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Quips & Quotes

Hear actor Kevin Klein read from Whistler’s writings.

On Art

26-27 January 1849
I hope, dear father, you will not object to my choice, [that is to say] a painter, for I wish to be one so very much and I don’t see why I should not, many others have done so before.

May 1884
A picture is finished when all trace of the means used to bring about the end has disappeared. To say of a picture, as is often said in its praise, that it shows great and earnest labour is to say that it is incomplete and unfit for view.

November 1872
Paint should not be applied thick.  It should be like breath on the surface of a pane of glass.

As the light fades and the shadows deepen, all petty and exacting details vanish, everything trivial disappears; the shadow is lost, but the picture remains.  And that, night cannot efface from the painter’s imagination.

To The Press

May I beg to correct an erroneous impression likely to be confirmed by a paragraph in your last number?  My painting [“The White Girl”] simply represents a girl dressed in white standing in front of a white curtain!!!

November 1872
Atlas…! Your art gentleman says that Mr. Whistler exhibits twelve etchings “slight in execution and unimportant in size.” An etching does not depend, for its importance, upon its size. Look to it, Atlas. Be severe with your man.   And if need be, in case of his dismissal, I offer my services. Meanwhile, yours joyously, Whistler.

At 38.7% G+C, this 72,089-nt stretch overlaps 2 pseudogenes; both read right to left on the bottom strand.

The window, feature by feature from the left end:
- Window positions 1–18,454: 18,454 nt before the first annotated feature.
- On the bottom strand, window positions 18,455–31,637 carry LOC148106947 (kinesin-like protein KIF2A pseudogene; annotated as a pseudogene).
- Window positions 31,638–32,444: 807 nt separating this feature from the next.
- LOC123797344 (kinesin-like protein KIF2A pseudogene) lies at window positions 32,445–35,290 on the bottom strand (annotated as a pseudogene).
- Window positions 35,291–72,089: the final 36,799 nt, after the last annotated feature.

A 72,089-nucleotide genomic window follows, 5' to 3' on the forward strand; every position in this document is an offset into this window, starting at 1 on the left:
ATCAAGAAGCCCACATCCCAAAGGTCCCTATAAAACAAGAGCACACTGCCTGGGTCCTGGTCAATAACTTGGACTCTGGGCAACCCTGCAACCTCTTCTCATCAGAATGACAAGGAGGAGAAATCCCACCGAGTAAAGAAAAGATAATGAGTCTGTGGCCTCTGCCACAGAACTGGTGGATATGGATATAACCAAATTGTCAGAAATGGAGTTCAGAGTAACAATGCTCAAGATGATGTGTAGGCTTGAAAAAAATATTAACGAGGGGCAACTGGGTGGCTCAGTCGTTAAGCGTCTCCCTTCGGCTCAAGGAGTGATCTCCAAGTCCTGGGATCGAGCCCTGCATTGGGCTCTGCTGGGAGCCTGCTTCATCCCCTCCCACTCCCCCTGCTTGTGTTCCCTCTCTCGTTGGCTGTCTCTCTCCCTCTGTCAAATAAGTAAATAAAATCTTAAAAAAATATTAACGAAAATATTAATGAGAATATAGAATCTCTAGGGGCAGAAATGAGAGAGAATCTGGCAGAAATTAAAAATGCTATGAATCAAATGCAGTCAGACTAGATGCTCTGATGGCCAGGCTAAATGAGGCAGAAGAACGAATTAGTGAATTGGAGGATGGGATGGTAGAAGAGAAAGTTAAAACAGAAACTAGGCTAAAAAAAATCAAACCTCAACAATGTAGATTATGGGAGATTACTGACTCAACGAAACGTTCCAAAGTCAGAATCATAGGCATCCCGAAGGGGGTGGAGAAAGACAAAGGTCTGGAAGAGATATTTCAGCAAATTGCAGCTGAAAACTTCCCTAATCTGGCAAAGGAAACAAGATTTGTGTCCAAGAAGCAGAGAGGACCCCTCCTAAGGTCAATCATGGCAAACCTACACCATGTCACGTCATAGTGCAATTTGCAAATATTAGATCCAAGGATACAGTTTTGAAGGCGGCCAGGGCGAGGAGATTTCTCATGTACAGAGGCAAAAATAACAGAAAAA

On The Peacock Room

2 September 1876
My dear Mrs. Leyland, Nearly done now – for I am at it every day – Three or four days more and I suppose I will have finished  – I am nearly blind with sleep and blue peacocks feathers.

2 September 1876
Mon cher Leyland, Je suis content de moi!  The dining room is really alive with beauty – brilliant and gorgeous while at the same time delicate and refined to the last degree.  But don’t come up.  I have not yet quite done. There is no room in London like it.

2 September 1876
My own darling Mother, I must… tell you what I have long’d to do, the completion of this famous dining room… How I have worked! So very beautiful! & so entirely new, & original.

On Collectors and Dealers

2 February 1878
I do not acknowledge that a picture once bought merely belongs to the man who pays the money;  it is the property of the whole world.

25 April 1888
It cannot be that you really mean to withhold pictures of mine from the recognition that the occasion of exhibition offers them, for the mere accidental reason that you happen to possess them.

1 August 1891
The dealer’s business is to buy and sell — and in the course of such traffic, these same busy picture bodies, without consulting me, put upon the market a painting that I, the author, intended to efface. All along have I carefully destroyed plates, torn up proofs, and burned canvases. To destroy is to remain.

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